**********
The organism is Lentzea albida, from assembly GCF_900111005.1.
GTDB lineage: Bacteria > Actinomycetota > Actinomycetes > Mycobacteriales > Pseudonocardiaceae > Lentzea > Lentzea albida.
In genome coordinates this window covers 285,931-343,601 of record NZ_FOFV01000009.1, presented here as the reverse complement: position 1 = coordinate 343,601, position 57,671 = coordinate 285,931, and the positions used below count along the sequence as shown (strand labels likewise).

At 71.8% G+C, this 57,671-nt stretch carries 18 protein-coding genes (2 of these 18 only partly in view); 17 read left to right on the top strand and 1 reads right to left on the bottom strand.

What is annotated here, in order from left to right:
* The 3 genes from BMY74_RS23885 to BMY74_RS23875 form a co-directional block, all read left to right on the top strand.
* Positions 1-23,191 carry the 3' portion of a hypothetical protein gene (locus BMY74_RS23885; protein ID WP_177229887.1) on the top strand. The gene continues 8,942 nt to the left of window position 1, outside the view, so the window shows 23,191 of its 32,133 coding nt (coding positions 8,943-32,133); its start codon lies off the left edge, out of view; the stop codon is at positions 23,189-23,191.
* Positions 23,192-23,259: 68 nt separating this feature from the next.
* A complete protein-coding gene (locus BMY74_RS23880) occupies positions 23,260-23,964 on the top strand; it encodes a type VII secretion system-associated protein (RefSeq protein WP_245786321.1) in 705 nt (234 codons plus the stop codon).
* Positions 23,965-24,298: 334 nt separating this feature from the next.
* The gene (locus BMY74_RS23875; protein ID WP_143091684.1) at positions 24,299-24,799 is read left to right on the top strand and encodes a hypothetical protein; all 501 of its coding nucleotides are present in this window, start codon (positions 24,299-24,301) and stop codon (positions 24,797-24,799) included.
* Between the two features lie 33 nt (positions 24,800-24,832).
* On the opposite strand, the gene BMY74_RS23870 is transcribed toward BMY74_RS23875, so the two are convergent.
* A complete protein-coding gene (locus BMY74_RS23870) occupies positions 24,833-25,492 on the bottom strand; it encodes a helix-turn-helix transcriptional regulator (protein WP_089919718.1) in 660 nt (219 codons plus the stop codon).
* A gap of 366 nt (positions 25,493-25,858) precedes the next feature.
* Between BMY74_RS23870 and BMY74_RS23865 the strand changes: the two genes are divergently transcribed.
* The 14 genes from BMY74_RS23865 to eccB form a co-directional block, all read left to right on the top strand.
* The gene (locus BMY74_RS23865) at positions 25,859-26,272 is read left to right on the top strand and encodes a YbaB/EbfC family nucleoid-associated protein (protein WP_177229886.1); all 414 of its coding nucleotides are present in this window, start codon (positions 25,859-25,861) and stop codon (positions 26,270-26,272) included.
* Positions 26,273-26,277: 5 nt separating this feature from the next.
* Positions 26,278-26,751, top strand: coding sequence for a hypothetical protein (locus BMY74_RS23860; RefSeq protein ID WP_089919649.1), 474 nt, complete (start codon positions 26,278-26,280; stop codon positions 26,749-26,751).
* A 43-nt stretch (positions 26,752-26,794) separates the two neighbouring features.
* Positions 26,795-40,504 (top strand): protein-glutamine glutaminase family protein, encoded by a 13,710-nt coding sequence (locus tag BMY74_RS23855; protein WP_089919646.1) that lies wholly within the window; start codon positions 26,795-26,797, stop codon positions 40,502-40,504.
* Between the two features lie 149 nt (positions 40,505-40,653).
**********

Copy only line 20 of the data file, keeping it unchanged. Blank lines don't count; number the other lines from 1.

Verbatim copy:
* Positions 26,278-26,751, top strand: coding sequence for a hypothetical protein (locus BMY74_RS23860; RefSeq protein ID WP_089919649.1), 474 nt, complete (start codon positions 26,278-26,280; stop codon positions 26,749-26,751).